Local elections results have given the Conservatives a "wonderful platform" ahead of the General Election, ITV News' election analyst says.Read the full story ›
Ukip's local government spokesperson has told ITV News that the party "doesn't see" their results in the local elections as "terrible".
Ukip lost 10 seats in Lincolnshire, where leader Paul Nuttall has decided to run in the General Election, and faces being wiped out at the ballot box after so far failing to hold onto a single seat in Thursday's poll.
However Mr Reeve insisted the losses were "something that we'd planned for" as he argued that Ukip were continuing to be "incredibly successful" in "leading the national agenda".
He said Ukip isn't a party that's here for "personal power and political goals", adding: "Ukip is here to change the country"
"We don't see these results as terrible, we are leading the national agenda," said Mr Reeve.
"This isn't a mystery to us. It's not something that we weren't expecting and it's something that we'd planned for.
"It's incredible to hear the national media and the establishment make out that this is some sort of big surprise."
Ukip Deputy Chair Suzanne Evans has insisted Ukip isn't finished despite losing a string of council seats in Thursday's local elections.
The party has so far failed to win a single seat - a loss of 30 - and suffered a wipeout in its former stronghold Lincolnshire, where Conservatives took overall control.
When asked if Ukip were finished, Ms Evans told ITV News: "No. I think even if we don't win a single council seat in this election, and of course not all the votes have been counted yet, we'll still have 300 councillors across the country and eight Assembly Members is Wales and in London.
"So no we're not finished. I think we expected this. We have achieved our reason for being, we are headed out of the European Union.
"People have seen us as a single issue party, that's not true, but that's how people have seen us. So I think there is a sense out there that our job is done but it absolutely isn't."
Vince Cable said the Liberal Democrats enjoyed a "positive outcome" in the local elections as his party seeks to recover from being "quite badly damaged" in the coalition years.
The Liberal Democrats enjoyed a boost in Hampshire, where ex-MP Mike Thornton in Eastleigh secured one of three gains from Ukip, but failed to breakthrough against the Tories in the south-west England battleground.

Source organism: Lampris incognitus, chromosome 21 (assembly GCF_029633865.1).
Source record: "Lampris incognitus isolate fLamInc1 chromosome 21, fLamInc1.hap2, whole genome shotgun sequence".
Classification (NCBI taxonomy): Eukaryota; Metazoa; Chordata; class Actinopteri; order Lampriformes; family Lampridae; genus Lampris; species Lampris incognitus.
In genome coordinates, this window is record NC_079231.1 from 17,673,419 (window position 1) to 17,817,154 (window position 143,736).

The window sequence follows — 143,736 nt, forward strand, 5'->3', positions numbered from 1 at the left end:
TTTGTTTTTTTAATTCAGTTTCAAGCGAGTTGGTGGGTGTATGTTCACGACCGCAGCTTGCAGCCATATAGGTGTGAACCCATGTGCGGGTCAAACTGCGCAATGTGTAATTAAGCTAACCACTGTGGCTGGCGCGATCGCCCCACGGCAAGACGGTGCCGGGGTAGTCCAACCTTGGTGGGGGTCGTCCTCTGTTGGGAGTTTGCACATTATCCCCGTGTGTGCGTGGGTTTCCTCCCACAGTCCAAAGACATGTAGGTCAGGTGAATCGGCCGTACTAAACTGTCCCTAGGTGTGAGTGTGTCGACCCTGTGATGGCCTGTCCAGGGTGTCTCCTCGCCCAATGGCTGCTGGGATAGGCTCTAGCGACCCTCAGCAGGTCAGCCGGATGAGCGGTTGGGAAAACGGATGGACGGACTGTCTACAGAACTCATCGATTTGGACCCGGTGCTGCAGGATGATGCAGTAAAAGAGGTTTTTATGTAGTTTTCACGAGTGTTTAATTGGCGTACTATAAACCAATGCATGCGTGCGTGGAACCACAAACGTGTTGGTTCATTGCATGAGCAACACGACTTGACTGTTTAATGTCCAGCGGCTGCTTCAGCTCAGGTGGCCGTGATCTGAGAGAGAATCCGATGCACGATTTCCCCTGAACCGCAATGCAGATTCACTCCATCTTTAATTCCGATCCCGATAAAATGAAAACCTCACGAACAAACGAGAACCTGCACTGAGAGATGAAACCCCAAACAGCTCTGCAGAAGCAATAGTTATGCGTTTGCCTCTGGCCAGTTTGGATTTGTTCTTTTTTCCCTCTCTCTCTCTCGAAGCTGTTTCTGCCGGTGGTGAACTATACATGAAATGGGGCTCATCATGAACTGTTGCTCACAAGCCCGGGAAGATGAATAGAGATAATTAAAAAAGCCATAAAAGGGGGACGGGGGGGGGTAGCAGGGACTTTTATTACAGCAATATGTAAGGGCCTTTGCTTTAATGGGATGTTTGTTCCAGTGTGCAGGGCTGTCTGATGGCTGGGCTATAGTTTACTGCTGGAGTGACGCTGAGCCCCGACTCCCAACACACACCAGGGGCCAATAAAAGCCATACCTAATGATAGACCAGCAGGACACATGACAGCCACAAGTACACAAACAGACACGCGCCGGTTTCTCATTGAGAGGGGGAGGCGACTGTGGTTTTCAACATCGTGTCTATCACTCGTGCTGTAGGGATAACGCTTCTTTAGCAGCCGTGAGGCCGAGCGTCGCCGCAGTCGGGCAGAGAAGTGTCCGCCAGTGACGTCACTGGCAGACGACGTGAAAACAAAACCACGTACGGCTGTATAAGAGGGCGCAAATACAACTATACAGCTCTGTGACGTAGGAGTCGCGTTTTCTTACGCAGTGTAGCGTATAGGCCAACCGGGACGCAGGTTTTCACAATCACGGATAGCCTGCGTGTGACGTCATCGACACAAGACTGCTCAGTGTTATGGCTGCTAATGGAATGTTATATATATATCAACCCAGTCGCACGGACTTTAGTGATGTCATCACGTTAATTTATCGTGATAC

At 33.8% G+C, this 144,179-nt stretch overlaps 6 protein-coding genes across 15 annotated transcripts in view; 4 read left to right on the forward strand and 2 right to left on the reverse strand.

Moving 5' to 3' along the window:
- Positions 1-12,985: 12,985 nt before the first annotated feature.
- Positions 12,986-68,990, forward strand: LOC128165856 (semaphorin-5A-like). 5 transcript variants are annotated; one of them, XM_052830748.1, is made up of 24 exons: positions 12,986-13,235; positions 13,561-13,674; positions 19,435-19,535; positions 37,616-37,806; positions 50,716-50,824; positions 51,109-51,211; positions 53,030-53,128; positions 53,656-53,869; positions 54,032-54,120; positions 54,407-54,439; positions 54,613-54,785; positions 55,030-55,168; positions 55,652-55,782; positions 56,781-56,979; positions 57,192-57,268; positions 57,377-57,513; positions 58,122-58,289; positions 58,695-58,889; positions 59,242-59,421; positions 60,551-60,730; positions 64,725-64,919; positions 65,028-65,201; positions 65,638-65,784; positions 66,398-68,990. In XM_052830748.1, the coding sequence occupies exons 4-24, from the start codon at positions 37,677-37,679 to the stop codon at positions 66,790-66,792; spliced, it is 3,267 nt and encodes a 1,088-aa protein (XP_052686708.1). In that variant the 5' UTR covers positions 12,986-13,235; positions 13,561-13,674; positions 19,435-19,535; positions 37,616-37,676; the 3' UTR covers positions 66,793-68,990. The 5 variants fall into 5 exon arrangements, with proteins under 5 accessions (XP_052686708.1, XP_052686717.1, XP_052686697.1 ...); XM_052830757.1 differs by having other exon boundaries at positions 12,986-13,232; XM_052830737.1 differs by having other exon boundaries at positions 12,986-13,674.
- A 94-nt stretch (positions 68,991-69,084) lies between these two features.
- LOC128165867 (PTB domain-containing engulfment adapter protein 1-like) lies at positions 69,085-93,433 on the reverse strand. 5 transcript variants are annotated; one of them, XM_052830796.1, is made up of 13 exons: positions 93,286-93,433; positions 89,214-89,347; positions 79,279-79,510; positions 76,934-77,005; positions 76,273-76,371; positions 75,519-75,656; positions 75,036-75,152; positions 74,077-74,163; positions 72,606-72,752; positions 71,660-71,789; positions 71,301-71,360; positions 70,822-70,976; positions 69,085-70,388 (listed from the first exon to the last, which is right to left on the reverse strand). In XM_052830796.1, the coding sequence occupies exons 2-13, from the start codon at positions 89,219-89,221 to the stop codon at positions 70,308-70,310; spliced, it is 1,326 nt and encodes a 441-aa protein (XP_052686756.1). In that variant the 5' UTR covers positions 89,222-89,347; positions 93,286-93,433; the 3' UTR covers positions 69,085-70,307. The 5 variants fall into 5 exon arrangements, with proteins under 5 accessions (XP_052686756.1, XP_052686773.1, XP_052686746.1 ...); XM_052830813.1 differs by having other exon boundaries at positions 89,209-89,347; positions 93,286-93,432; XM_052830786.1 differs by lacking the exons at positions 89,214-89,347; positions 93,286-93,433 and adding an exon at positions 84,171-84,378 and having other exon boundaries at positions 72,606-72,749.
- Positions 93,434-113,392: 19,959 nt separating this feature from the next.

Speaking to ITV News, Mr Cable described the Conservatives and Ukip as "effectively the same" and insisted that if voters want an alternative "we are it".
"We are holding our ground, we have increased our vote share in parts of the country where we hope to win back parliamentary seats... so I think we've got a positive outcome," the former Business Secretary said.
"We are aware that we will be competing against the Conservatives and Ukip who are effectively the same now, I mean they've got the same values and support base. But I think people will be looking for an alternative to that."
Shadow Chancellor John McDonnell has admitted that Labour suffered a "tough" night as it struggled in some of its Welsh heartlands and failed to resist Tory advances in England.
But he said the results were not "the wipeout that people expected" and insisted it is still "all to play for" in the General Election in just five weeks' time.
Speaking on ITV's Good Morning Britain, he said: "We've held on and actually I think we've done very, very well in comparison with what we were predicted to do in terms of doom and gloom for Wales and we'll see elsewhere in the country where I think Labour's vote is holding up."
Sir Michael Fallon said early results from the local elections were "encouraging" as he insisted the Conservative Party was "not being complacent".
The Defence Secretary told ITV's Good Morning Britain that gains in the local elections "doesn't forecast what is going to happen (in the General Election) on 8th June".
"We've got to work for every single vote, we've got to get out there and explain why we need this larger working majority for Theresa May in her (Brexit) negotiations," he said.
"The reason we're not crowing is because there's nothing yet really to crow about. Only a quarter of the votes have been counted and the turnout is only half what you get in a General Election. So it is far too early to predict even from last night what is going to happen by the end of today."
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